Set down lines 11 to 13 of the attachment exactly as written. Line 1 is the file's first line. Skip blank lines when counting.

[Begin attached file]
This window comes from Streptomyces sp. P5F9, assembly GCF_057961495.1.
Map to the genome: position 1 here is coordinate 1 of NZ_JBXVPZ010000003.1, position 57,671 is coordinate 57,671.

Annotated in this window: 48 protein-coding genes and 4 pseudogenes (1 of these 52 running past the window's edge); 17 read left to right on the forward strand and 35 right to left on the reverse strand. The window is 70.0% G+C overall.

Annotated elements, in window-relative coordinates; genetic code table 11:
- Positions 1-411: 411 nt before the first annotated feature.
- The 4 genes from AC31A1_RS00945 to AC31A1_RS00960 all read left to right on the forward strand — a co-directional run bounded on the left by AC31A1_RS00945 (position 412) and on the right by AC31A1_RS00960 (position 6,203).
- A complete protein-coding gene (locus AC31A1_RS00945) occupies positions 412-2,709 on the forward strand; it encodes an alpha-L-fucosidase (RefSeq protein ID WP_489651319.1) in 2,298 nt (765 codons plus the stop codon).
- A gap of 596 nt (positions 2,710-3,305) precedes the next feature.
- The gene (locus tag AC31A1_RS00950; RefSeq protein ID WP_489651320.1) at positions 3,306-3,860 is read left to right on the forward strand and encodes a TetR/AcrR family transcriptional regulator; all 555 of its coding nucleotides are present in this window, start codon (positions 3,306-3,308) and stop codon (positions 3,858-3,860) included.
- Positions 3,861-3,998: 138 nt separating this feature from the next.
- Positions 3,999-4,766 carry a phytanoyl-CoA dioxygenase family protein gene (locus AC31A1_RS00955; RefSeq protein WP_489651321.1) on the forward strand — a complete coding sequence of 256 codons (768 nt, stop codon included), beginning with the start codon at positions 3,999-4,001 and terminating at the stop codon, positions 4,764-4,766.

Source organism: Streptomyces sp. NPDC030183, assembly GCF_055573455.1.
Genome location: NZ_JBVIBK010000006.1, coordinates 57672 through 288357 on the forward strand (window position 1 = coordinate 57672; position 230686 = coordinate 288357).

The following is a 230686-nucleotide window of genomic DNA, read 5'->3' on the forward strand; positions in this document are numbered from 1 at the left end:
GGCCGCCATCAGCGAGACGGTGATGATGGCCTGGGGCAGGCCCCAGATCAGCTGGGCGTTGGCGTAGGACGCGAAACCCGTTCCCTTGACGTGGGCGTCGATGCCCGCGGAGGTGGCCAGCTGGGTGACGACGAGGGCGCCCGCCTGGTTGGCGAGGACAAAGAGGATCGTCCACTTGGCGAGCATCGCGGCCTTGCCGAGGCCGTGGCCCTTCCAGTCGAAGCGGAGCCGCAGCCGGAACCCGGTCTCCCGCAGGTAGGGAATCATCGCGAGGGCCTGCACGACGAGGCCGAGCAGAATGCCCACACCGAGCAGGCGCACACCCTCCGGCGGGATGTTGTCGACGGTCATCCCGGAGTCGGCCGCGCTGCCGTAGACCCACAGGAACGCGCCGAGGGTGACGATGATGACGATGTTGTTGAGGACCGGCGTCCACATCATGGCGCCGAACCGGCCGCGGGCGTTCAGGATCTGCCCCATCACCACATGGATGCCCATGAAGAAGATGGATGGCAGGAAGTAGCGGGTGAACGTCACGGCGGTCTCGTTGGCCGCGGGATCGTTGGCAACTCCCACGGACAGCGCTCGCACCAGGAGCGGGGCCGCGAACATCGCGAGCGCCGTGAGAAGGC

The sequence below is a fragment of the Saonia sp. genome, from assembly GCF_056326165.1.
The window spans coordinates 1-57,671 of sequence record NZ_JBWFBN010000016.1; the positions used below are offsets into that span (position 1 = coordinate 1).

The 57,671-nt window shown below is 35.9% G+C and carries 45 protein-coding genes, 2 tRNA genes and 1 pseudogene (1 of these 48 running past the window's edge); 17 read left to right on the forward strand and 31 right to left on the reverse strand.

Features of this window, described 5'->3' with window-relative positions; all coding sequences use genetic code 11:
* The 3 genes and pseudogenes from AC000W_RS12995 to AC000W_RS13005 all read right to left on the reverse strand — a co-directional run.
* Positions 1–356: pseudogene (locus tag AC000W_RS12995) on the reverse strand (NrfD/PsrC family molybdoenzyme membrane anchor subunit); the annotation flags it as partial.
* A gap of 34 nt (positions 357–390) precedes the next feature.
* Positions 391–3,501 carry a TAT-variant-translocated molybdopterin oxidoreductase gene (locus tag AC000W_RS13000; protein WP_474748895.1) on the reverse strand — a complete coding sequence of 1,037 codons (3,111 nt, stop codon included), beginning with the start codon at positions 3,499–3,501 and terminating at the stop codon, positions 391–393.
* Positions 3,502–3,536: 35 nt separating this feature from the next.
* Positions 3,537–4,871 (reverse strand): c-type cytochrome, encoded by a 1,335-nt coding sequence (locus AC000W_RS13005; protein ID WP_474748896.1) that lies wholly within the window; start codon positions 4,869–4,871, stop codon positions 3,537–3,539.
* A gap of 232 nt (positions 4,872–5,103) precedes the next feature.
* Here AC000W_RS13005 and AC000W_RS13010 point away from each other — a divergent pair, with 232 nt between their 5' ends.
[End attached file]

- Positions 3,999-4,766 carry a phytanoyl-CoA dioxygenase family protein gene (locus AC31A1_RS00955; RefSeq protein WP_489651321.1) on the forward strand — a complete coding sequence of 256 codons (768 nt, stop codon included), beginning with the start codon at positions 3,999-4,001 and terminating at the stop codon, positions 4,764-4,766.

Source organism: Streptomyces sp. NPDC030183, assembly GCF_055573455.1.
Genome location: NZ_JBVIBK010000006.1, coordinates 57672 through 288357 on the forward strand (window position 1 = coordinate 57672; position 230686 = coordinate 288357).